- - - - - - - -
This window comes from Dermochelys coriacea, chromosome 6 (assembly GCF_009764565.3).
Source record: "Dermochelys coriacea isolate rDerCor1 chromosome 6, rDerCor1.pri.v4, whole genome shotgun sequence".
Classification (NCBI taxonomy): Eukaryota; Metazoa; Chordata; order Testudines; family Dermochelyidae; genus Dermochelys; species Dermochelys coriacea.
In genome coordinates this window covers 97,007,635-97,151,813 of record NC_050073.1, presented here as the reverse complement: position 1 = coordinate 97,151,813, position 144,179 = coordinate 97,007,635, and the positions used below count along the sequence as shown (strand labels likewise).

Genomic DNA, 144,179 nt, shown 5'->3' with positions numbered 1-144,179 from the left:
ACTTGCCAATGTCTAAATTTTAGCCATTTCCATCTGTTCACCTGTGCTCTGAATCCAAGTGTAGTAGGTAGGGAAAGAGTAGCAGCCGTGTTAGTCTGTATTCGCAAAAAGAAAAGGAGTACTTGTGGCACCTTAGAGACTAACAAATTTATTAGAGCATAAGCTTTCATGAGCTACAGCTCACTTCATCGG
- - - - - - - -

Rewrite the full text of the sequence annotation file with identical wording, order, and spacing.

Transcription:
This window comes from Dermochelys coriacea, chromosome 6 (assembly GCF_009764565.3).
Source record: "Dermochelys coriacea isolate rDerCor1 chromosome 6, rDerCor1.pri.v4, whole genome shotgun sequence".
Classification (NCBI taxonomy): Eukaryota; Metazoa; Chordata; order Testudines; family Dermochelyidae; genus Dermochelys; species Dermochelys coriacea.
In genome coordinates this window covers 97,007,635-97,151,813 of record NC_050073.1, presented here as the reverse complement: position 1 = coordinate 97,151,813, position 144,179 = coordinate 97,007,635, and the positions used below count along the sequence as shown (strand labels likewise).

Genomic DNA, 144,179 nt, shown 5'->3' with positions numbered 1-144,179 from the left:
ACTTGCCAATGTCTAAATTTTAGCCATTTCCATCTGTTCACCTGTGCTCTGAATCCAAGTGTAGTAGGTAGGGAAAGAGTAGCAGCCGTGTTAGTCTGTATTCGCAAAAAGAAAAGGAGTACTTGTGGCACCTTAGAGACTAACAAATTTATTAGAGCATAAGCTTTCATGAGCTACAGCTCACTTCATCGG